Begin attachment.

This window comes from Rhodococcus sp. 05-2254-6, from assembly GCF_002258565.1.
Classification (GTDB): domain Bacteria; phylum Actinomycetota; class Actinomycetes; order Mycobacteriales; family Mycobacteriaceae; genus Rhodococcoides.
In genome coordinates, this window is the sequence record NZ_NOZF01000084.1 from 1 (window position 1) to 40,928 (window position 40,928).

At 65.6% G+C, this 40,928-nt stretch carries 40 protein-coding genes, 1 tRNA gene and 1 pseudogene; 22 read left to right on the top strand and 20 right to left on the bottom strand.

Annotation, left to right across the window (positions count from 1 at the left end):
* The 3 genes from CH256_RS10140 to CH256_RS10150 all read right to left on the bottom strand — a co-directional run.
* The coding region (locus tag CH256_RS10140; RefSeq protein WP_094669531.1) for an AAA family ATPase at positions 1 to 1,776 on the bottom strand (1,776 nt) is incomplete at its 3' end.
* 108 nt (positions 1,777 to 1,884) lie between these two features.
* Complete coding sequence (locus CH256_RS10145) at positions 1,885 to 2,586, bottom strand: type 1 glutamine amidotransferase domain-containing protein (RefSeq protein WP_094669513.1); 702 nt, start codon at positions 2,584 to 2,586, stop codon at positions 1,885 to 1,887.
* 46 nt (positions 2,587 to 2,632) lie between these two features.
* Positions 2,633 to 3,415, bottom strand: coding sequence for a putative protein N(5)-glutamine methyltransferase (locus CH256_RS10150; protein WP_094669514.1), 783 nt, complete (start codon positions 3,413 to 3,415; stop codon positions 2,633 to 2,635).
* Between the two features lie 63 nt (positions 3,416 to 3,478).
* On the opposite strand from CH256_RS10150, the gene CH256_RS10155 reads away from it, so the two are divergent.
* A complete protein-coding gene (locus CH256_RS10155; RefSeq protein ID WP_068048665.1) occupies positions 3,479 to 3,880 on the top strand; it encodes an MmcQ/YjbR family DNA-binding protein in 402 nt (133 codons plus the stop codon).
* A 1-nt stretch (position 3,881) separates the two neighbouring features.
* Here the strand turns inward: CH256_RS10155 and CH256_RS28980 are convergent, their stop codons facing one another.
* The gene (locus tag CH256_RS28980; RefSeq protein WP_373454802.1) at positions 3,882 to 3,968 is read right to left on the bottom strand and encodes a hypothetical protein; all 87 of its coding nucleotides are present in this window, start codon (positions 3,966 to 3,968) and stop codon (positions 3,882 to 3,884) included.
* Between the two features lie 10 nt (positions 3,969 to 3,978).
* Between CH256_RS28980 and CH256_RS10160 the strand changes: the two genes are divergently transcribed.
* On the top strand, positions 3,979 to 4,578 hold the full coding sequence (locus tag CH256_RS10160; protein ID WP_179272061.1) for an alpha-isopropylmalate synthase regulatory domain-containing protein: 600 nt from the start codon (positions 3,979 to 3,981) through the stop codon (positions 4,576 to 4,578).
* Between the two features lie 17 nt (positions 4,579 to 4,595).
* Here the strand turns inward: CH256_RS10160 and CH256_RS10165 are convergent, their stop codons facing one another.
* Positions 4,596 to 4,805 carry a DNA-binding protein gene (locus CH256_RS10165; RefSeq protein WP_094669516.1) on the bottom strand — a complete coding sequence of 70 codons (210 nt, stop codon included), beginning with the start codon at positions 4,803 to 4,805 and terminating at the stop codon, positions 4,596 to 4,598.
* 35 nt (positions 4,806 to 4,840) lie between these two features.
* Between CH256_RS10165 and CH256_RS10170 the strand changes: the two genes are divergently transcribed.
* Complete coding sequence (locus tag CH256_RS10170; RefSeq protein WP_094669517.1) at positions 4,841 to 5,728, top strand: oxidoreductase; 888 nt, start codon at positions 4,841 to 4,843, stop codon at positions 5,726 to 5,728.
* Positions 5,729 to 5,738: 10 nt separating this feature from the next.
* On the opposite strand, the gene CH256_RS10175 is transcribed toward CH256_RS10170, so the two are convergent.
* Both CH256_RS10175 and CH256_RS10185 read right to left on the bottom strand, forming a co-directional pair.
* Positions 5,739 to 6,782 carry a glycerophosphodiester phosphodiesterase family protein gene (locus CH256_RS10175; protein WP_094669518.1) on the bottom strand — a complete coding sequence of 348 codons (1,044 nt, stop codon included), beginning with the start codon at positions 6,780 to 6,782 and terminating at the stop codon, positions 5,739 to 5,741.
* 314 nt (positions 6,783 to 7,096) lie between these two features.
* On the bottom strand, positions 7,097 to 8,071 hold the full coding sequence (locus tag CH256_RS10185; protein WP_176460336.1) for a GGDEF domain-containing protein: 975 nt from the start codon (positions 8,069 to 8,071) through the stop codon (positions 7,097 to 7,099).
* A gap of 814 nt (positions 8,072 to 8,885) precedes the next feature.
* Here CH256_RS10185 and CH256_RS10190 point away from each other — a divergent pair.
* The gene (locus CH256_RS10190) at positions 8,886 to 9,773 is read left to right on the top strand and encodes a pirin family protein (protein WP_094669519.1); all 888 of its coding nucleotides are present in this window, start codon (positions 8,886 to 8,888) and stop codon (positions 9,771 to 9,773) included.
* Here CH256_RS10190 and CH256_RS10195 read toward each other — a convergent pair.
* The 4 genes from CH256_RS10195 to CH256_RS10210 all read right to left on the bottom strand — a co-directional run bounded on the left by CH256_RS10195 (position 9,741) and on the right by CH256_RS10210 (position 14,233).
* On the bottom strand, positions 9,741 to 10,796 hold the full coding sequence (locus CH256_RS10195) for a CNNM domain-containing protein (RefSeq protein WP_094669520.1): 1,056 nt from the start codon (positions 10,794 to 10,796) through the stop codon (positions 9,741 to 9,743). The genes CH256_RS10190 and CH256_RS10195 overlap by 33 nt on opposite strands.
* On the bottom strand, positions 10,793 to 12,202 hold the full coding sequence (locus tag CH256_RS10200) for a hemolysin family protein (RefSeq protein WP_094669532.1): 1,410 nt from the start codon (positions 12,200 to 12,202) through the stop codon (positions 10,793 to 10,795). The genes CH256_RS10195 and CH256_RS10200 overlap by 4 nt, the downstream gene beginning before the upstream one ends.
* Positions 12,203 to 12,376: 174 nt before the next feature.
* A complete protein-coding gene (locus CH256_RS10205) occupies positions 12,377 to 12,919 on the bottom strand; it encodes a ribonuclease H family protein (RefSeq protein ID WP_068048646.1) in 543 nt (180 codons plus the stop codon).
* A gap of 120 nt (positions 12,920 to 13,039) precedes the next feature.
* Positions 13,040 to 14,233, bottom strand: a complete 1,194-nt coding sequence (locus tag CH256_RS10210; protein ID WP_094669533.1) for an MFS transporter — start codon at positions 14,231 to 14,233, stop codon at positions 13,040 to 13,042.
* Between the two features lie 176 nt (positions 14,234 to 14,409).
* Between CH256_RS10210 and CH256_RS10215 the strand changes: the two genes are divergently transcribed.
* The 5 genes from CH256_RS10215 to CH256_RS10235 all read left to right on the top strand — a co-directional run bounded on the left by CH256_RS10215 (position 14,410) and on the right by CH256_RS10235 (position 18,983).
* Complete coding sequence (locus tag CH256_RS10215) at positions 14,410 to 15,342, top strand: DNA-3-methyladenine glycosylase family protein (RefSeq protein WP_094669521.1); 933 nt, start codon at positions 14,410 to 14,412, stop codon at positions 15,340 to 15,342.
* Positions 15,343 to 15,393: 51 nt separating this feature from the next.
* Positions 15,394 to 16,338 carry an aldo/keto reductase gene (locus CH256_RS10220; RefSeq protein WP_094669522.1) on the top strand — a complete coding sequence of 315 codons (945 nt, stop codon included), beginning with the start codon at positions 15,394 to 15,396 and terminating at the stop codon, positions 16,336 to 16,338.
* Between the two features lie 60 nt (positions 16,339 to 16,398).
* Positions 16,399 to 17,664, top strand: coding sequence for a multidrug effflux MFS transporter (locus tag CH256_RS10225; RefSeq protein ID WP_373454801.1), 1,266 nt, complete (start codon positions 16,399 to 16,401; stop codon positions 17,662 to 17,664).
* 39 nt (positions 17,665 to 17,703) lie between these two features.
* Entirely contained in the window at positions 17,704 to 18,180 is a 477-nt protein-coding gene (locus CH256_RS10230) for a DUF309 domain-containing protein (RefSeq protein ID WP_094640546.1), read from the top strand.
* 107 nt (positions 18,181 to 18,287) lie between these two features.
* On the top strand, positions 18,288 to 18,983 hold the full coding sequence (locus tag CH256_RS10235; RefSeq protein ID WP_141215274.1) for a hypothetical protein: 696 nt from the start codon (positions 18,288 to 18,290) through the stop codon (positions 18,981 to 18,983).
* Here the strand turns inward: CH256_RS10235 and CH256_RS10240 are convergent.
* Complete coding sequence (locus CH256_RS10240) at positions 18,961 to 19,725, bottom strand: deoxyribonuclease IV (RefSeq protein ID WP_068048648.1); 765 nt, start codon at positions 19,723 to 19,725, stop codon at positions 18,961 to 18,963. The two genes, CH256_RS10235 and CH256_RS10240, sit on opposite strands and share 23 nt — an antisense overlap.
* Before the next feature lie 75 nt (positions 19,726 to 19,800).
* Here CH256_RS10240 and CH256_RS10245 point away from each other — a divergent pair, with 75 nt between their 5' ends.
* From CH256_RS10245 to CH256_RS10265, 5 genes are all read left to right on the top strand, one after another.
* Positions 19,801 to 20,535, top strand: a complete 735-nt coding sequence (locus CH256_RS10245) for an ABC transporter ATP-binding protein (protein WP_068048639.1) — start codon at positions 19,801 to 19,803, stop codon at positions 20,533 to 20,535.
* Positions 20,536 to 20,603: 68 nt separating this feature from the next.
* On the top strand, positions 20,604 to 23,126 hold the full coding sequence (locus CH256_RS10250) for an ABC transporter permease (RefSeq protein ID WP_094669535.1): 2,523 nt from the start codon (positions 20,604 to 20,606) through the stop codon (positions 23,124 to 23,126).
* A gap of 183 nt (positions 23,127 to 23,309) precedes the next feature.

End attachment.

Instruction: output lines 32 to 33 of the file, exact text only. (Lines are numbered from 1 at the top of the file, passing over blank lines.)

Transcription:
* On the bottom strand, positions 7,097 to 8,071 hold the full coding sequence (locus tag CH256_RS10185; protein WP_176460336.1) for a GGDEF domain-containing protein: 975 nt from the start codon (positions 8,069 to 8,071) through the stop codon (positions 7,097 to 7,099).
* A gap of 814 nt (positions 8,072 to 8,885) precedes the next feature.